According to a report by The Sentry released in June 2023, Russia delivered the first shipment of weapons to the CAR using a Russian military aircraft, alongside five military and 170 Russian instructors, revealed to be Wagner personnel in 2018.
Funding a Kremlin war machine
According to the US Ambassador to the United Nations (UN), Linda Thomas-Greenfield, the Wagner Group of mercenaries has exploited these resources to fund the Kremlin’s war machine in the Middle East, Africa and Ukraine.
For example, says The Sentry, the group has potentially been able to use its transactional networks in Russia, Madagascar, CAR, Cameroon and Sudan to build and operate an industrial-scale gold exploitation unit.
A special report by The Soufan Center, released in June 2023, shows that approximately 90% of Sudan’s gold is smuggled out of the country, primarily through the United Arab Emirates.
In essence, PMCs are highly controversial and operate like multinational corporations do, with branches in major capital cities across the world, and are not easily distinguished from state or national military forces.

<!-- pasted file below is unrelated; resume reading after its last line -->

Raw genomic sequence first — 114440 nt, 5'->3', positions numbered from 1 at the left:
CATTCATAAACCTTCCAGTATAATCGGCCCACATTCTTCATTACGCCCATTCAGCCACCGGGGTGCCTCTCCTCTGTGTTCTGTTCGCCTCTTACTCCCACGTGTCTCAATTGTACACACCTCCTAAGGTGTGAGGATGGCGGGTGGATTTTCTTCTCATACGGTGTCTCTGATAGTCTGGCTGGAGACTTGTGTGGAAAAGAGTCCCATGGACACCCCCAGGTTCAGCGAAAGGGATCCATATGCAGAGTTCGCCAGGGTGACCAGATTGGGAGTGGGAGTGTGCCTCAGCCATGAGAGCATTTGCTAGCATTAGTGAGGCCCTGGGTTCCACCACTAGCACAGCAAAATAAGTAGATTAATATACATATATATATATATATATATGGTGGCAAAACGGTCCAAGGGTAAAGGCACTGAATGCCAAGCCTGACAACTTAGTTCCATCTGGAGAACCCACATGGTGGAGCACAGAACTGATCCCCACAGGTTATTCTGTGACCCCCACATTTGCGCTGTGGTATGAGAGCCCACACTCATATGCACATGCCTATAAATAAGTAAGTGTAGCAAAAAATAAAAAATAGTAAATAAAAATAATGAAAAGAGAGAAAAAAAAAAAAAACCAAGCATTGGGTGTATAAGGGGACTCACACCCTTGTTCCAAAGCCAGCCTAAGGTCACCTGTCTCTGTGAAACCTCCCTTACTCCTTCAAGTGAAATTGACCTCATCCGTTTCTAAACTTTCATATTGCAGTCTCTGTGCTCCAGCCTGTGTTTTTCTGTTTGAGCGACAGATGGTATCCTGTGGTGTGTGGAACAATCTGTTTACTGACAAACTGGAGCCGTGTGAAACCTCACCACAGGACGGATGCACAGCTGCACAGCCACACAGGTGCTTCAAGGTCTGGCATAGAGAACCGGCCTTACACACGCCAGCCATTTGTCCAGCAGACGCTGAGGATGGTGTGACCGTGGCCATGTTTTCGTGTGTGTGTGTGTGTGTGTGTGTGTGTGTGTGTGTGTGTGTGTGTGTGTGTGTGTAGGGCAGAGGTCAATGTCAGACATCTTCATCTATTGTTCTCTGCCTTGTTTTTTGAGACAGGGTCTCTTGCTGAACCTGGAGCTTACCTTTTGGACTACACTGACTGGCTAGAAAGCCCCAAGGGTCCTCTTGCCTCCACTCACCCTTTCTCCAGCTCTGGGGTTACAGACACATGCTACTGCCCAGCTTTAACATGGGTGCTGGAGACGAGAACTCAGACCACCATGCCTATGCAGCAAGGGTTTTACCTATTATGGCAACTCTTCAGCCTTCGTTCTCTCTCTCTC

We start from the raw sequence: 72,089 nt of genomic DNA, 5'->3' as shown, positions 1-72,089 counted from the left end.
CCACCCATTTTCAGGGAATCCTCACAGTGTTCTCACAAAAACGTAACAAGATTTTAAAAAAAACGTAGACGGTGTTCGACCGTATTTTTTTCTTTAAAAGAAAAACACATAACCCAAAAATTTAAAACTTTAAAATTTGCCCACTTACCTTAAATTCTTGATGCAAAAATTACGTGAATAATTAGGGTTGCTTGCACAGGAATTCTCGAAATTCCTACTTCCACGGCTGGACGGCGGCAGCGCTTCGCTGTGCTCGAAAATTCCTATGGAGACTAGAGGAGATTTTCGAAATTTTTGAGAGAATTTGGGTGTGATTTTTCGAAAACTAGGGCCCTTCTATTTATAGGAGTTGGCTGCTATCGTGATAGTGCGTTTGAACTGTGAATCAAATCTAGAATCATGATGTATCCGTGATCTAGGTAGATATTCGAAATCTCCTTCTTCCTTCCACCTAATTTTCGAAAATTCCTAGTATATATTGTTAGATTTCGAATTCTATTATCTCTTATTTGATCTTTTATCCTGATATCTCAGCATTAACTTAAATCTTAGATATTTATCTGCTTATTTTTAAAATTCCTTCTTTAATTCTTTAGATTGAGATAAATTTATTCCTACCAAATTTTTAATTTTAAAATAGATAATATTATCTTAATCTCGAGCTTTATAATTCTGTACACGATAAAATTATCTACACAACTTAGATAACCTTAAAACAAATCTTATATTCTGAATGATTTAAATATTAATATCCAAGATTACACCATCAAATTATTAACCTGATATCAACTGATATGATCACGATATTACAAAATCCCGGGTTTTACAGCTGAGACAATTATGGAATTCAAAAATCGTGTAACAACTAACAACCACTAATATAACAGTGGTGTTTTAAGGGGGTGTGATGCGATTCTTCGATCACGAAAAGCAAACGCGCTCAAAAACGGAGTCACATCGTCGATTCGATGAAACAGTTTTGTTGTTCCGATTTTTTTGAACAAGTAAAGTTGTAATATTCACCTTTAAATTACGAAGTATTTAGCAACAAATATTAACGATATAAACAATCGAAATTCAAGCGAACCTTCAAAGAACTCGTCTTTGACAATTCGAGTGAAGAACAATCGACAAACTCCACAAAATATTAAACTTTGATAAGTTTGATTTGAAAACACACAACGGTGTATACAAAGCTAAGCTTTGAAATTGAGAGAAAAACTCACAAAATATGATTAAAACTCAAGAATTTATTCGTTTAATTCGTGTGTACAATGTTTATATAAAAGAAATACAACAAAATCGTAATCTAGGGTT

Criminal warfare HQ?
Furthermore, 30 of the most powerful PMCs have headquarters in cities such as London and Pretoria. Therefore, the use of PMCs has enabled states to carry out otherwise criminal warfare and blame it on PMCs, a concept known as “plausible deniability”. Russia is guilty of this, initially denying any relation to Wagner, with the emergence of news that Wagner has inflicted war crimes in African states such as Mali and CAR.
This has incentivised foreign powers that desire influence in the political and economic affairs of African states to use PMCs to accomplish their goals and gain access to mineral resources, as it is always easier to acquire resources in states plagued by violence and instability.
PMCs such as Dyck Advisory Group and Executive Outcomes have also gained access to minerals in African states such as Mali and Mozambique.
Wagner has targeted and discredited democratic NGOs and run disinformation campaigns. The Internet Resource Agency, also owned by Wagner boss Yevgeny Prigozhin, outsourced work to individuals in Ghana and Nigeria to inflame political divisions online ahead of the 2016 presidential elections in the US.
Similarly, the Association for Free Research and International Cooperation (Afric), has also sponsored phoney “election monitoring” in Mozambique and Zimbabwe. Both the IRA and Afric have worked alongside Wagner.
Hampering a democratic culture